"Sun Pharma, with a mala fide intent, sought to mislead this Court by concealing material facts from this Court."
It further noted;
"The plaintiff (Sun Pharma) cannot be allowed to escape the consequences of having concealed material facts from this Court to obtain an ex-parte order of injunction. Whether with the disclosure of the above-mentioned material facts, the Court would have still granted the ad-interim ex-parte order of injunction or not, is not relevant and cannot absolve the plaintiff from the consequences of not making such disclosure of material facts".
The court further added that,
"Such a practice not only has to be deprecated but must also be penalised. The plaintiff, therefore, is saddled with costs of Rs.10 Lakh (Rupees Ten Lakh only) to be deposited with the Delhi High Court Legal Services Committee within a period of two weeks from the date of the judgment."
However, despite the "concealment and misstatement" by Sun Pharma, the high court ruled in their favour as it "prima facie" found that the two medicines were "deceptively similar to each other".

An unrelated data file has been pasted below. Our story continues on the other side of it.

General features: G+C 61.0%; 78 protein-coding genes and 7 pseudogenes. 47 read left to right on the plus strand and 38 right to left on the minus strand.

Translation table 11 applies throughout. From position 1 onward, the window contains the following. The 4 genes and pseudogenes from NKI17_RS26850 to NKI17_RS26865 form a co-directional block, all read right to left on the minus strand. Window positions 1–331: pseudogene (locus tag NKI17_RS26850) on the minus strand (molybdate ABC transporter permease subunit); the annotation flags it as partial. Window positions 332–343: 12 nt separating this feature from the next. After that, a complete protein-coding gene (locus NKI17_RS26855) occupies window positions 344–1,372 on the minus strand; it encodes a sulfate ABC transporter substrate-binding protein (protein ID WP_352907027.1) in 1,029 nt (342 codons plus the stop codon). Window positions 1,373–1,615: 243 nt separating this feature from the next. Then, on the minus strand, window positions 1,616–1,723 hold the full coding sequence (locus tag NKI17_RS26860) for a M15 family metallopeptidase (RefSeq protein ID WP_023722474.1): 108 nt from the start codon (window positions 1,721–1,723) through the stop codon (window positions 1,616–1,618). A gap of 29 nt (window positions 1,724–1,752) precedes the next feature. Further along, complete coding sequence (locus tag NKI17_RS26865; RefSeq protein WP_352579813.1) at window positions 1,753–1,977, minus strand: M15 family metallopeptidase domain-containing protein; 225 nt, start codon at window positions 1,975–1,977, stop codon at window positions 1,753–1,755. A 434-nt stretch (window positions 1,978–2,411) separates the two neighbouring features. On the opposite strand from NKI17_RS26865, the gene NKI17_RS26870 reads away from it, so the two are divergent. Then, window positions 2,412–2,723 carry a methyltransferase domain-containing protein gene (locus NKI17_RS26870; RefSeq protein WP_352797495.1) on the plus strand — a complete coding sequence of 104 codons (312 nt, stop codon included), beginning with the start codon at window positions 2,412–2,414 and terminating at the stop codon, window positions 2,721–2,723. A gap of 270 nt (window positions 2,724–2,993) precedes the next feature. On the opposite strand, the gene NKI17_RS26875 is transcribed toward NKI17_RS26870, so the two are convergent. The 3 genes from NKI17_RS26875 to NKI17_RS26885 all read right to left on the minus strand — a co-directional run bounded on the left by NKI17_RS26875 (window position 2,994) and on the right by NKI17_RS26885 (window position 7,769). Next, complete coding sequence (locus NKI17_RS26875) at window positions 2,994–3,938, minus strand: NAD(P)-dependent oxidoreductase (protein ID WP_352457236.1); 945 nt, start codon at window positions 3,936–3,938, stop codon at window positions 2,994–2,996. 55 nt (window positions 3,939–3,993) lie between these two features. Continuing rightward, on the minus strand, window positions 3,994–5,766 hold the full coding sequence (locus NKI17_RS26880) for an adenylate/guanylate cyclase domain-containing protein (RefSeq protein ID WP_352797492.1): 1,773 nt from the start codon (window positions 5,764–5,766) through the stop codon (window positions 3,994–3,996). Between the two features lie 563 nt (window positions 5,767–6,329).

Resultantly, the court opined that in the case of medicines, the right of not only the private litigants but also public interest has to be kept in mind, and, in fact, be given prominence. It noted;
"Even a remote chance of deception or confusion arising because of similarity in the marks is to be avoided and prevented, as it may led (lead) to disastrous consequences for unwary consumers."
The case was then listed for further proceedings on 19 January 2023. However, the ruling was immediately challenged by Sun Pharma for seeking a stay. As per a recent media report in Live Mint, the court, in its latest order has granted stay until March 27 of next year, when the matter will be taken up for hearing by the High Court.
To read the November order, click below:
BBA LLB, LLM
She has completed her BBA LLB from Guru Gobind Singh Indraprastha University and LLM specialising in medical and health law from Amity University, Noida. She covers reporting of medicolegal cases, consumer courts, district courts, High Courts and the Supreme Court related to medical negligence by doctors, medical colleges and hospitals.